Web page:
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Peru's government, which has completed its first five months in office, has lined up a US$33bn portfolio of infrastructure investments, a senior government official said.
The government is working to eliminate bureaucratic obstacles to US$18bn in projects, while state investment promotion agency Proinversión is studying another US$15bn in project initiatives as part of President Pedro-Pablo Kuczynski's goal to modernize the Andean country's infrastructure, finance minister Alfredo Thorne said.
"Of the US$18bn in projects that have been held up, about US$10bn have moved forward and we're fighting to free up another US$8bn," Thorne told reporters in Lima in broadcast comments.
Projects that have been freed from snags include the Autopista del Sur highway, the port of Pisco; and the Jorge Chávez and Chinchero airports, Thorne said. A contract addenda will soon be signed with Jorge Chávez operator Lima Airport Partners to start work on a second runway, Thorne said.
Proinversión is being reformed to become a decentralized agency, which will work on co-financed projects including the tax swap system known as obras por impuestos, Thorne said. The agency will also provide local governments with training in project management, he added.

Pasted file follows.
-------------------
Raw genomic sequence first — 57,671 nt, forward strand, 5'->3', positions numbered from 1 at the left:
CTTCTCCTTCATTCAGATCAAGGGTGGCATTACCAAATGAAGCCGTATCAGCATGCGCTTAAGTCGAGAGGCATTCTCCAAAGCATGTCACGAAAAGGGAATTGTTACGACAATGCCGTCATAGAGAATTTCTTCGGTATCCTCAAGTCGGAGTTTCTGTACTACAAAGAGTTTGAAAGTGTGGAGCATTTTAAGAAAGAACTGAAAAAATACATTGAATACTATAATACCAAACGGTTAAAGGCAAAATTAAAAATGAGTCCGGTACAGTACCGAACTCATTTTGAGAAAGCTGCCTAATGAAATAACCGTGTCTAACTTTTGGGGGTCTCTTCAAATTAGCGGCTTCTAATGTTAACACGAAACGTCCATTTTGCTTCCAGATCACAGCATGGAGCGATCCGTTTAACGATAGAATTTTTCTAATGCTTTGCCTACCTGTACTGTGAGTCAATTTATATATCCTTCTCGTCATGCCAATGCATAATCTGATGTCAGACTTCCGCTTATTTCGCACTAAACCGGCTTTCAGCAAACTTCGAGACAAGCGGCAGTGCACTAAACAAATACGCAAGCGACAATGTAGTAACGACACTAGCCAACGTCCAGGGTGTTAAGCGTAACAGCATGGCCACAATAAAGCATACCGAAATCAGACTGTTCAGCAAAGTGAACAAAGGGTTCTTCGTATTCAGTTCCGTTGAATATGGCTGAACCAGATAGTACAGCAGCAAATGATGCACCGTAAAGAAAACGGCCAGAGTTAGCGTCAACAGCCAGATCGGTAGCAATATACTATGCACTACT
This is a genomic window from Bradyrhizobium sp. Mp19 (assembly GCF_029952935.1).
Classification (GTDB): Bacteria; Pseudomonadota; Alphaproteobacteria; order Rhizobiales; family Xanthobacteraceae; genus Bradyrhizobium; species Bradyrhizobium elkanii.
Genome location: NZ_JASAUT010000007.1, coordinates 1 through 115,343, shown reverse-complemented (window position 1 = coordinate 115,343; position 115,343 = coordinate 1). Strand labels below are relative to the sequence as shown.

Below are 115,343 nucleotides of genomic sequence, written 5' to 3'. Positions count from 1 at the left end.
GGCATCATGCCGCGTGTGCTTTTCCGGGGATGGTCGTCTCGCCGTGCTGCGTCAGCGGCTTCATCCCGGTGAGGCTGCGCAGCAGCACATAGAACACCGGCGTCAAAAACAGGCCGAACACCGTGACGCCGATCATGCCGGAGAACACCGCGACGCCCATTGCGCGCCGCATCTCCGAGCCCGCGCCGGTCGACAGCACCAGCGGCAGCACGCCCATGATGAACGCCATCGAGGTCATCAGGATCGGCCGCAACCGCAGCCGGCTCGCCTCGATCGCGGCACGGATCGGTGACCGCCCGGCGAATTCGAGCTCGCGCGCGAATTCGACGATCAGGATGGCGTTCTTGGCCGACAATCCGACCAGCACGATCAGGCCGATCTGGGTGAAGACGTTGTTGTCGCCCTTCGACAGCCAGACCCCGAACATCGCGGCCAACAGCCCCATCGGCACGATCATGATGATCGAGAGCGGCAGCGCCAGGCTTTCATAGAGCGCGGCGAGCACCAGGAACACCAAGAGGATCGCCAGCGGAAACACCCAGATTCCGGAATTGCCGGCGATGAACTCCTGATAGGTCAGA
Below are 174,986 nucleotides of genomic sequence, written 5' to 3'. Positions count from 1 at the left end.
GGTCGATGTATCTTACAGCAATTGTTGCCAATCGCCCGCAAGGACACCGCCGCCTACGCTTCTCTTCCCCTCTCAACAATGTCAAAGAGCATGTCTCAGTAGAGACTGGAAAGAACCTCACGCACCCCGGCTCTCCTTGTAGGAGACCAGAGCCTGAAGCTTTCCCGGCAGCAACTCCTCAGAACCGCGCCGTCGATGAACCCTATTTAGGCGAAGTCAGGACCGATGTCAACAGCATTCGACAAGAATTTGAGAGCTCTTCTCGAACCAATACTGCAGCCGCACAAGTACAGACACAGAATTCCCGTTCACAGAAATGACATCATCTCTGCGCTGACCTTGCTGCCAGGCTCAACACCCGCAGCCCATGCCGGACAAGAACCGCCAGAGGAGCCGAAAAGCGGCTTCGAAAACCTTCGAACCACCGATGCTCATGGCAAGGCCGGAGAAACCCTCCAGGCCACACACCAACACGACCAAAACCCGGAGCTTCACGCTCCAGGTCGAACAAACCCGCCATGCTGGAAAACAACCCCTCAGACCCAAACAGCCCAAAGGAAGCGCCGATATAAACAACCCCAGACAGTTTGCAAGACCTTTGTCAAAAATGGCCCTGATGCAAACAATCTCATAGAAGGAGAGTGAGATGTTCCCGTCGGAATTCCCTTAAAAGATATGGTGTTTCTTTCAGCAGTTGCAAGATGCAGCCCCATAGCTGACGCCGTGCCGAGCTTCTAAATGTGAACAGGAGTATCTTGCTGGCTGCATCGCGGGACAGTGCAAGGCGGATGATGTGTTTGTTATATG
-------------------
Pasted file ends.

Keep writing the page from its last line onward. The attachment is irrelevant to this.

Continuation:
The government will propose legislation aimed at enabling regional governments to work with bi-annual budgets so that unused funds can be transferred to the following year and not returned to the central government, he said. Regions such as Cajamarca executed as little as 25% of their annual budget last year.
President Kuczynski, who took office July 28, is working to fast-track billions in infrastructure investment, including road, rail, port and airport projects. In late November congress approved a 2017 transport infrastructure budget of 10.744bn soles (US$3.2bn).
Kuczynski has pledged to pave Peru's entire 27,000km highway network and extend potable and sewerage water services to 100% of the population over the next five years.